As part of our Creative Wiltshire project we are considering all types of creative design and original ideas. Garden design is of interest to many people; indeed, many of us like to spend time in our gardens, particularly at this time of year as we sow and plant for the coming season.
In Wiltshire we are lucky to have many wonderful gardens; Stourhead is considered one of the jewels in the crown. Henry Hoare II created the iconic landscape garden with a lake, temples and monuments, working on the garden from 1741 for 30 years. Sir Richard Colt Hoare, his grandson, also made significant changes to the gardens. The property was given to the National Trust in 1947 and now we can all enjoy its beauty.
Harold Peto discovered Iford Manor in 1899 and combined architecture and plants in an Italian style, including a loggia and cloisters and this now provides a wonderful setting for Iford Arts to use as a venue during the summer months. This garden won the Historic Houses association and Christie’s Garden of the Year award in 1998.
Longleat House, dating from 1580, originally had an Elizabethan garden and park, but then the grounds were re-designed by Lancelot Capability Brown after 1757. In the 19th century a formal garden was added and then improved on in the 20th century by Russell Page.
Following ‘Naked Gardening Day’ on May 2nd it also seems appropriate to mention Wiltshire’s own ‘naked gardeners’ of Abbey House Gardens, Malmesbury; Ian and Barbara Pollard. Their work at both Abbey House and formerly at Hazelbury Manor near Box is inspiring. At this time of year the Abbey House gardens boast over 20,000 tulips of all sizes and colours and they produce a spectacular display. There are herbaceous borders and roses, as well as a laburnum tunnel to look forward to and the herb garden is laid out like a spoked wheel design, surrounded by fruit trees; pears, apples and cherries all grown as vertical cordons.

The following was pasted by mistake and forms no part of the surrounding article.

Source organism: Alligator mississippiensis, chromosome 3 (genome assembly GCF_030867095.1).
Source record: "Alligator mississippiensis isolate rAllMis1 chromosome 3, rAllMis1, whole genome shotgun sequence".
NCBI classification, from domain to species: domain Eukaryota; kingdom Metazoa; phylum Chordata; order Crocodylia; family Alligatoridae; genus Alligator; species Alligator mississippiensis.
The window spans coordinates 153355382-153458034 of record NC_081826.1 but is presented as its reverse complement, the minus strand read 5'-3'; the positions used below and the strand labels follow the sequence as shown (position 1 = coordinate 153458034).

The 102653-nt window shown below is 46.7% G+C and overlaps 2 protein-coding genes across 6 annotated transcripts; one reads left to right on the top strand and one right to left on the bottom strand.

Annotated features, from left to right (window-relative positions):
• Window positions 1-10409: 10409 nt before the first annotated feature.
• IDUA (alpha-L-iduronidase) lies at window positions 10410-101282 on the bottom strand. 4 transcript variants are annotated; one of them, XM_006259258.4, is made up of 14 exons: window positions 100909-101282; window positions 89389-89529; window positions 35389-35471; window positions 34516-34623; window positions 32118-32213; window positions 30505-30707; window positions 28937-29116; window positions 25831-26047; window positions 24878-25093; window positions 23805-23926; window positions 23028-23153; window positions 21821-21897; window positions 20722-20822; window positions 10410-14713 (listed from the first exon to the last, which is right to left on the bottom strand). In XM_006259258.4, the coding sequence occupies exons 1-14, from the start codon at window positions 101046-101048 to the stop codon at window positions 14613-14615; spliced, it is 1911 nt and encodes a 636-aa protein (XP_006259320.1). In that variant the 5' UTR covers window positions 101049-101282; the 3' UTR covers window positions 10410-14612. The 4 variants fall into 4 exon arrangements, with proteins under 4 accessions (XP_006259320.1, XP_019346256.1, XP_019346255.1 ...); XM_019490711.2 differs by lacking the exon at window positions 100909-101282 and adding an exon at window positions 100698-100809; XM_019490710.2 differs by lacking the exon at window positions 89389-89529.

The garden is also home to a number of sculptures; a good example of how contemporary art can sit comfortably alongside the more traditional and provide a focal point at the end of a vista; indeed Abbey gardens is a lovely example of differing views each way you turn. It also embraces the more wild and natural planting as you walk down into the wooded valley and catch glimpses of water running through.
Other contemporary garden designers within our county include Michael Balston, based at Patney, who has used his Manor Farmhouse garden as a showcase for his work. He lectures extensively as well as serving the RHS. Another locally based garden designer that caught our attention is Nick Hood; described as an artist, plantsman and garden designer, he often works with Julieann Worral Hood and they combine their artistic skills to great effect, often incorporating painted planting schemes as part of the design process.
We are always interested in hearing of your preferences so if you have visited a garden recently that has inspired you, please let us know. We will add the information to our research and find a way of recording this ever changing creativity.